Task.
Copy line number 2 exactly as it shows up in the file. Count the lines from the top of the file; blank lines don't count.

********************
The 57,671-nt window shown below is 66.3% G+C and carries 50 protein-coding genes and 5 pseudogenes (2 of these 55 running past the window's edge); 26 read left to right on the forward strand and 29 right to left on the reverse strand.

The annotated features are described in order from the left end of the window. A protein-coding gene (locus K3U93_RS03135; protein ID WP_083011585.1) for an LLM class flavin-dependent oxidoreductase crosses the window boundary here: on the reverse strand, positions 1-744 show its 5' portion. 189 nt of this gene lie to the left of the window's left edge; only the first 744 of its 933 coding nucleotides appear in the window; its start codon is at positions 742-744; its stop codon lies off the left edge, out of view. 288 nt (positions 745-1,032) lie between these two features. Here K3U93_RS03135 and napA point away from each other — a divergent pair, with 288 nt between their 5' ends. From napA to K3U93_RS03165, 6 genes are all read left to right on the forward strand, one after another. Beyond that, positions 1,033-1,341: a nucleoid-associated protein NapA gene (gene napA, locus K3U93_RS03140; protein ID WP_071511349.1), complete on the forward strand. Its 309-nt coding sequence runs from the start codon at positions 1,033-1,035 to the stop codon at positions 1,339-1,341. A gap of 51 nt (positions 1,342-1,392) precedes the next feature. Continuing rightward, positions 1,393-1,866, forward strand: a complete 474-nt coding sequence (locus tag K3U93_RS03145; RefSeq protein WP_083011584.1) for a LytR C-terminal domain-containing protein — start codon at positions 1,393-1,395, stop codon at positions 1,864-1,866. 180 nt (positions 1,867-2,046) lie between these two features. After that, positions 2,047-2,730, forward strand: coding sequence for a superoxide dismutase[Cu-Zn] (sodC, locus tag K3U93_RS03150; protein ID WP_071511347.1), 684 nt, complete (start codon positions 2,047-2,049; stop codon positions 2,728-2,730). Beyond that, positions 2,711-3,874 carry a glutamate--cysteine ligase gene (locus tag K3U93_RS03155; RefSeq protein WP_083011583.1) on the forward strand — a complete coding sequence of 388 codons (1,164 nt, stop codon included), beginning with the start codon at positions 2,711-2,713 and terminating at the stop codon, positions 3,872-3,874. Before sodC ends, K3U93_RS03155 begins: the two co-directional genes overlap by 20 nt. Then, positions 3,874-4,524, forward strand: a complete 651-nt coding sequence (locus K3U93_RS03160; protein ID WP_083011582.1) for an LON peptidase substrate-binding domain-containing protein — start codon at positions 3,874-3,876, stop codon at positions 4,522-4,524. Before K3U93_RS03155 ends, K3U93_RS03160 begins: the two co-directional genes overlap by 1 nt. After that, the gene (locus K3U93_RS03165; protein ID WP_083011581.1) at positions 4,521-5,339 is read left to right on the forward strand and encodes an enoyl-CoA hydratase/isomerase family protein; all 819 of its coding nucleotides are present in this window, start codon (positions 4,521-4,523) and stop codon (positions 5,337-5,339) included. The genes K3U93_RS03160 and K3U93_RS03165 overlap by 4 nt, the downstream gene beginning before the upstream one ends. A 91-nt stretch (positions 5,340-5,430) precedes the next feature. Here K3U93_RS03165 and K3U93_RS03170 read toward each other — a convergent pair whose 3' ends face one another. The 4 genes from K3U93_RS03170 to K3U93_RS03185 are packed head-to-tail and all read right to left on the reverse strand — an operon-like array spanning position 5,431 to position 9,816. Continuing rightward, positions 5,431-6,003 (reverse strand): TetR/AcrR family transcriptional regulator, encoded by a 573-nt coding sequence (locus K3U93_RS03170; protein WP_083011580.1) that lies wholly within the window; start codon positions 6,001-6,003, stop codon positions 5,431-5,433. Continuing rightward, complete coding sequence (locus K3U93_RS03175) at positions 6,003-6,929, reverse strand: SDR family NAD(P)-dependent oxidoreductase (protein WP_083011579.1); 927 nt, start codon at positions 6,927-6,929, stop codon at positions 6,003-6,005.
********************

The annotated features are described in order from the left end of the window. A protein-coding gene (locus K3U93_RS03135; protein ID WP_083011585.1) for an LLM class flavin-dependent oxidoreductase crosses the window boundary here: on the reverse strand, positions 1-744 show its 5' portion. 189 nt of this gene lie to the left of the window's left edge; only the first 744 of its 933 coding nucleotides appear in the window; its start codon is at positions 742-744; its stop codon lies off the left edge, out of view. 288 nt (positions 745-1,032) lie between these two features. Here K3U93_RS03135 and napA point away from each other — a divergent pair, with 288 nt between their 5' ends. From napA to K3U93_RS03165, 6 genes are all read left to right on the forward strand, one after another. Beyond that, positions 1,033-1,341: a nucleoid-associated protein NapA gene (gene napA, locus K3U93_RS03140; protein ID WP_071511349.1), complete on the forward strand. Its 309-nt coding sequence runs from the start codon at positions 1,033-1,035 to the stop codon at positions 1,339-1,341. A gap of 51 nt (positions 1,342-1,392) precedes the next feature. Continuing rightward, positions 1,393-1,866, forward strand: a complete 474-nt coding sequence (locus tag K3U93_RS03145; RefSeq protein WP_083011584.1) for a LytR C-terminal domain-containing protein — start codon at positions 1,393-1,395, stop codon at positions 1,864-1,866. 180 nt (positions 1,867-2,046) lie between these two features. After that, positions 2,047-2,730, forward strand: coding sequence for a superoxide dismutase[Cu-Zn] (sodC, locus tag K3U93_RS03150; protein ID WP_071511347.1), 684 nt, complete (start codon positions 2,047-2,049; stop codon positions 2,728-2,730). Beyond that, positions 2,711-3,874 carry a glutamate--cysteine ligase gene (locus tag K3U93_RS03155; RefSeq protein WP_083011583.1) on the forward strand — a complete coding sequence of 388 codons (1,164 nt, stop codon included), beginning with the start codon at positions 2,711-2,713 and terminating at the stop codon, positions 3,872-3,874. Before sodC ends, K3U93_RS03155 begins: the two co-directional genes overlap by 20 nt. Then, positions 3,874-4,524, forward strand: a complete 651-nt coding sequence (locus K3U93_RS03160; protein ID WP_083011582.1) for an LON peptidase substrate-binding domain-containing protein — start codon at positions 3,874-3,876, stop codon at positions 4,522-4,524. Before K3U93_RS03155 ends, K3U93_RS03160 begins: the two co-directional genes overlap by 1 nt. After that, the gene (locus K3U93_RS03165; protein ID WP_083011581.1) at positions 4,521-5,339 is read left to right on the forward strand and encodes an enoyl-CoA hydratase/isomerase family protein; all 819 of its coding nucleotides are present in this window, start codon (positions 4,521-4,523) and stop codon (positions 5,337-5,339) included. The genes K3U93_RS03160 and K3U93_RS03165 overlap by 4 nt, the downstream gene beginning before the upstream one ends. A 91-nt stretch (positions 5,340-5,430) precedes the next feature. Here K3U93_RS03165 and K3U93_RS03170 read toward each other — a convergent pair whose 3' ends face one another. The 4 genes from K3U93_RS03170 to K3U93_RS03185 are packed head-to-tail and all read right to left on the reverse strand — an operon-like array spanning position 5,431 to position 9,816. Continuing rightward, positions 5,431-6,003 (reverse strand): TetR/AcrR family transcriptional regulator, encoded by a 573-nt coding sequence (locus K3U93_RS03170; protein WP_083011580.1) that lies wholly within the window; start codon positions 6,001-6,003, stop codon positions 5,431-5,433. Continuing rightward, complete coding sequence (locus K3U93_RS03175) at positions 6,003-6,929, reverse strand: SDR family NAD(P)-dependent oxidoreductase (protein WP_083011579.1); 927 nt, start codon at positions 6,927-6,929, stop codon at positions 6,003-6,005.